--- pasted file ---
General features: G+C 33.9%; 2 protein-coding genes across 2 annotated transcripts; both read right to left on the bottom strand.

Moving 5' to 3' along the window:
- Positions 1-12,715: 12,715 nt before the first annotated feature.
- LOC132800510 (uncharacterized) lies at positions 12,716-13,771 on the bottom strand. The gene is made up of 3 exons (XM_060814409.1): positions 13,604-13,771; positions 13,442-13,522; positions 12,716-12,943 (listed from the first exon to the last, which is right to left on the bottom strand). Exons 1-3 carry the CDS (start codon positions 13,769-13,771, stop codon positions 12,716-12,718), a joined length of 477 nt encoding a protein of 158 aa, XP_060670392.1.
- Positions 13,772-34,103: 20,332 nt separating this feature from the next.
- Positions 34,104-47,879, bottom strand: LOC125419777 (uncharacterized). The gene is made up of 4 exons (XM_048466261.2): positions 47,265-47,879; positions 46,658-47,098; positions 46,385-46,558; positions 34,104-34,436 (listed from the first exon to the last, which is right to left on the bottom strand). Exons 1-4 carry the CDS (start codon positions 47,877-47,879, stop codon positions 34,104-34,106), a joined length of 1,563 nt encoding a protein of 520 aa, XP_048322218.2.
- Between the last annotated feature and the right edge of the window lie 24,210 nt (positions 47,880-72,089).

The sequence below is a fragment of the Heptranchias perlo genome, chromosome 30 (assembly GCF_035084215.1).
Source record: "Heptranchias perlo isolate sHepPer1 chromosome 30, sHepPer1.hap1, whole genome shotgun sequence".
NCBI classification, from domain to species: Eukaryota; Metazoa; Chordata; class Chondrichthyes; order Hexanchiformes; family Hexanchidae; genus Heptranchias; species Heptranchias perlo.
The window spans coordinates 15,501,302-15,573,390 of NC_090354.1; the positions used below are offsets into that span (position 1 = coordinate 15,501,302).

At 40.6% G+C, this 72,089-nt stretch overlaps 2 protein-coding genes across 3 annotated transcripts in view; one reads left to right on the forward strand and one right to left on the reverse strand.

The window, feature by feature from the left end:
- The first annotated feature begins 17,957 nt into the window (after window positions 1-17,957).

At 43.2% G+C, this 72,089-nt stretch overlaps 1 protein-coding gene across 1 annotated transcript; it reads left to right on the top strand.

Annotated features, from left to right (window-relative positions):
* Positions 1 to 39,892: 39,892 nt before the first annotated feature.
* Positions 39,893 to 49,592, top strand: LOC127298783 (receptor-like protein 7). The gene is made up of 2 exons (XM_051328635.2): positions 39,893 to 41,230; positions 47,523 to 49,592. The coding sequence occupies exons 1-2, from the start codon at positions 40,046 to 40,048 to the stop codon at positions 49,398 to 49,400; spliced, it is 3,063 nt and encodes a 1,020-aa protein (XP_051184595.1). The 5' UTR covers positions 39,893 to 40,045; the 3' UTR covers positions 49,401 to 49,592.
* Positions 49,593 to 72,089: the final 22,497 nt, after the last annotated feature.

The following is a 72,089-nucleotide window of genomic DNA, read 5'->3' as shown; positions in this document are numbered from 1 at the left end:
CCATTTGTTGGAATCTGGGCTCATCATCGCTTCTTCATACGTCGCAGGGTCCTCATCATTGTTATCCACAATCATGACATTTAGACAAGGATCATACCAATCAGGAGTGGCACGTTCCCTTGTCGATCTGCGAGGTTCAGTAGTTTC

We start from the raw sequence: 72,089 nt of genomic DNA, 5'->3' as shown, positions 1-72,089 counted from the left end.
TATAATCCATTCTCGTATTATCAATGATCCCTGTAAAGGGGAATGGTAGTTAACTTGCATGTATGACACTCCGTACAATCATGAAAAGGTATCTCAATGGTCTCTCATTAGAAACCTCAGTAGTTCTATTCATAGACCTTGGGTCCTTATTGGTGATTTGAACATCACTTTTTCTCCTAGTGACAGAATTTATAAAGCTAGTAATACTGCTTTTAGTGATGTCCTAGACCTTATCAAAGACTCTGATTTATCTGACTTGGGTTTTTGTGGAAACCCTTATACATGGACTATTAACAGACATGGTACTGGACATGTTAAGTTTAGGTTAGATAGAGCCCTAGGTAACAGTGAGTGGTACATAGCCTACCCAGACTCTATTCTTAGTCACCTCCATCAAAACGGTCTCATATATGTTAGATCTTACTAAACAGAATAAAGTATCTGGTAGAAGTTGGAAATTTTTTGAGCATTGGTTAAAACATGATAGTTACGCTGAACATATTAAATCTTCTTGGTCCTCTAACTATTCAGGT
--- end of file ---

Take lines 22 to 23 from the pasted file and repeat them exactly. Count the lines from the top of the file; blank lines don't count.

We start from the raw sequence: 72,089 nt of genomic DNA, 5'->3' as shown, positions 1-72,089 counted from the left end.
TATAATCCATTCTCGTATTATCAATGATCCCTGTAAAGGGGAATGGTAGTTAACTTGCATGTATGACACTCCGTACAATCATGAAAAGGTATCTCAATGGTCTCTCATTAGAAACCTCAGTAGTTCTATTCATAGACCTTGGGTCCTTATTGGTGATTTGAACATCACTTTTTCTCCTAGTGACAGAATTTATAAAGCTAGTAATACTGCTTTTAGTGATGTCCTAGACCTTATCAAAGACTCTGATTTATCTGACTTGGGTTTTTGTGGAAACCCTTATACATGGACTATTAACAGACATGGTACTGGACATGTTAAGTTTAGGTTAGATAGAGCCCTAGGTAACAGTGAGTGGTACATAGCCTACCCAGACTCTATTCTTAGTCACCTCCATCAAAACGGTCTCATATATGTTAGATCTTACTAAACAGAATAAAGTATCTGGTAGAAGTTGGAAATTTTTTGAGCATTGGTTAAAACATGATAGTTACGCTGAACATATTAAATCTTCTTGGTCCTCTAACTATTCAGGT